State Department of Natural Resources looking to replace two parcels of Power Plant sale

Commissioners want to know how it will impact junior taxing districts

PORT ANGELES — Clallam County commissioners urged a state Department of Natural Resources official to seek out acreage to replace the 69 acres of the canceled Power Plant sale that were moved into conservation status as part of the state’s cap-and-trade program for carbon emissions.

During their Monday work session, the three commissioners told Duane Emmons, DNR’s assistant deputy for state uplands, that before they give their concurrence to transferring the 69 acres, they want more information on the revenue impact to junior taxing districts, such as school districts and fire districts, and how the timber revenue would flow to those districts.

Commissioner Mark Ozias said they want the opportunity to ensure DNR addresses those issues and that they hope to get the concurrence letter out before the end of the month.

Commissioner Randy Johnson said the letter also should go to the junior taxing districts because they need to be kept in the loop.

“Whatever we decide, we need to send a letter to junior taxing districts and explain what we are doing and why. We absolutely need to keep them informed,” he said.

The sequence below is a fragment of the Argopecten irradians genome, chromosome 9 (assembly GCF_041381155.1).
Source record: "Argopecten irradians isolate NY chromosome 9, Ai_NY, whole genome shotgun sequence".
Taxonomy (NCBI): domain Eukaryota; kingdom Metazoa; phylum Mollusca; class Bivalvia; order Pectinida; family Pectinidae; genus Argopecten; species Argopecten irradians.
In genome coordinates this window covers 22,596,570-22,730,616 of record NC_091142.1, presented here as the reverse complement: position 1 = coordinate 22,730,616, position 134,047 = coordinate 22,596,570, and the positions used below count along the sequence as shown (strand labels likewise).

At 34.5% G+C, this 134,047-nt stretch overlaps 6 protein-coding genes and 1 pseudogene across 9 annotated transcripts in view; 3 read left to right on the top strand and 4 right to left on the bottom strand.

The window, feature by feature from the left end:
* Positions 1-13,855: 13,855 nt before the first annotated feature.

DNR manages 3 million acres of timber trust lands that are an ongoing source of land-based financial support to school districts and other junior taxing districts.

“Should the (board of commissioners) provide its concurrence, DNR and the purchaser of the timber sale will work to find replacement acres for the trust,” read a Dec. 18 letter to the commissioners from state Commissioner of Public Lands Hilary Franz.

“We definitely will find replacement land in the same county,” Emmons told the commissioners.

Ozias said the commissioners should ask county prosecutor Mark Nichols and perhaps state Attorney General Bob Ferguson if the legislation allows keeping replacement acreage in the same taxing district.

“If the legislation doesn’t allow maintaining taxing districts, that would be important to know,” Ozias said.

Emmons said the legislation applies in general to junior taxing districts.

“We are simply replacing timber volume,” he said. “Ideally, it is in the same taxing district. I do think the new language and authority applies to replacement lands but replacement volume.”

Ozias asked why DNR chose to include Power Plant acreage instead of the commissioners’ preference for the Shore Thing sale south of Lake Sutherland that is scheduled for 2028.

Johnson said, “You went through all the analysis of why this should go forward and now you are saying it should be,” adding later it was a political decision, not one made by experts.

Emmons said the legislation that provided the funding for the cap-and-trade program required them to pursue “co-benefits,” such as improving habitat for the Northern spotted owl and marbled murrelet and protecting riparian areas.


Reporter Brian Gawley can be reached by email at

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